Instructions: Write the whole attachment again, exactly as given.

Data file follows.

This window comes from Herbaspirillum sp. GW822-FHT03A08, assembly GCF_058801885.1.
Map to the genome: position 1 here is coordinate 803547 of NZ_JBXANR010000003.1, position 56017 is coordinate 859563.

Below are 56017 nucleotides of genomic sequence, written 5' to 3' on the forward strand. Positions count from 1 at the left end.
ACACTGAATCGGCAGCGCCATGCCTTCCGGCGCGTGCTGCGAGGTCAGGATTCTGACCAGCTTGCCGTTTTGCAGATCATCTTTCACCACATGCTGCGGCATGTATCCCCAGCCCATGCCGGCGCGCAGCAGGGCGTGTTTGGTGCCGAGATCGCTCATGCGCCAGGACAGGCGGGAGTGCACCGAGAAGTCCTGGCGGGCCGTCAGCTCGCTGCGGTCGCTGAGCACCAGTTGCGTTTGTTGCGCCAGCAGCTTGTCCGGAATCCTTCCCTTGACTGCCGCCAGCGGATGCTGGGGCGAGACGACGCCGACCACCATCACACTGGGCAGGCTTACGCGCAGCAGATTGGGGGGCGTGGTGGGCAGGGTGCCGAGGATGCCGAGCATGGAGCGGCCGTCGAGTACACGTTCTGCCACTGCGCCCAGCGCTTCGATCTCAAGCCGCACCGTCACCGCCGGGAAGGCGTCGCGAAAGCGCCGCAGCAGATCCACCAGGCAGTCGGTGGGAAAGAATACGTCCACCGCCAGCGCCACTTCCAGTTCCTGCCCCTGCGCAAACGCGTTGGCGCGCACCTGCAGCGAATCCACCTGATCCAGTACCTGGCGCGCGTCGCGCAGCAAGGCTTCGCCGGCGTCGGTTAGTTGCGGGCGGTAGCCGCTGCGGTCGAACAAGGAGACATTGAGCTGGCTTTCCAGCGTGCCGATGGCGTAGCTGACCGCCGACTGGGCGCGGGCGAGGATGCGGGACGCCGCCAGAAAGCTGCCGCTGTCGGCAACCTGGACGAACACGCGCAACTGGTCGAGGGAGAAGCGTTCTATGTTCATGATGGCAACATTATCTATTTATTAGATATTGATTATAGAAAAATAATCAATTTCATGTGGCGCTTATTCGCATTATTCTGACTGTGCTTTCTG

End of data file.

This window comes from Herbaspirillum sp. GW822-FHT03A08, assembly GCF_058801885.1.
Map to the genome: position 1 here is coordinate 803547 of NZ_JBXANR010000003.1, position 56017 is coordinate 859563.

Below are 56017 nucleotides of genomic sequence, written 5' to 3' on the forward strand. Positions count from 1 at the left end.
ACACTGAATCGGCAGCGCCATGCCTTCCGGCGCGTGCTGCGAGGTCAGGATTCTGACCAGCTTGCCGTTTTGCAGATCATCTTTCACCACATGCTGCGGCATGTATCCCCAGCCCATGCCGGCGCGCAGCAGGGCGTGTTTGGTGCCGAGATCGCTCATGCGCCAGGACAGGCGGGAGTGCACCGAGAAGTCCTGGCGGGCCGTCAGCTCGCTGCGGTCGCTGAGCACCAGTTGCGTTTGTTGCGCCAGCAGCTTGTCCGGAATCCTTCCCTTGACTGCCGCCAGCGGATGCTGGGGCGAGACGACGCCGACCACCATCACACTGGGCAGGCTTACGCGCAGCAGATTGGGGGGCGTGGTGGGCAGGGTGCCGAGGATGCCGAGCATGGAGCGGCCGTCGAGTACACGTTCTGCCACTGCGCCCAGCGCTTCGATCTCAAGCCGCACCGTCACCGCCGGGAAGGCGTCGCGAAAGCGCCGCAGCAGATCCACCAGGCAGTCGGTGGGAAAGAATACGTCCACCGCCAGCGCCACTTCCAGTTCCTGCCCCTGCGCAAACGCGTTGGCGCGCACCTGCAGCGAATCCACCTGATCCAGTACCTGGCGCGCGTCGCGCAGCAAGGCTTCGCCGGCGTCGGTTAGTTGCGGGCGGTAGCCGCTGCGGTCGAACAAGGAGACATTGAGCTGGCTTTCCAGCGTGCCGATGGCGTAGCTGACCGCCGACTGGGCGCGGGCGAGGATGCGGGACGCCGCCAGAAAGCTGCCGCTGTCGGCAACCTGGACGAACACGCGCAACTGGTCGAGGGAGAAGCGTTCTATGTTCATGATGGCAACATTATCTATTTATTAGATATTGATTATAGAAAAATAATCAATTTCATGTGGCGCTTATTCGCATTATTCTGACTGTGCTTTCTG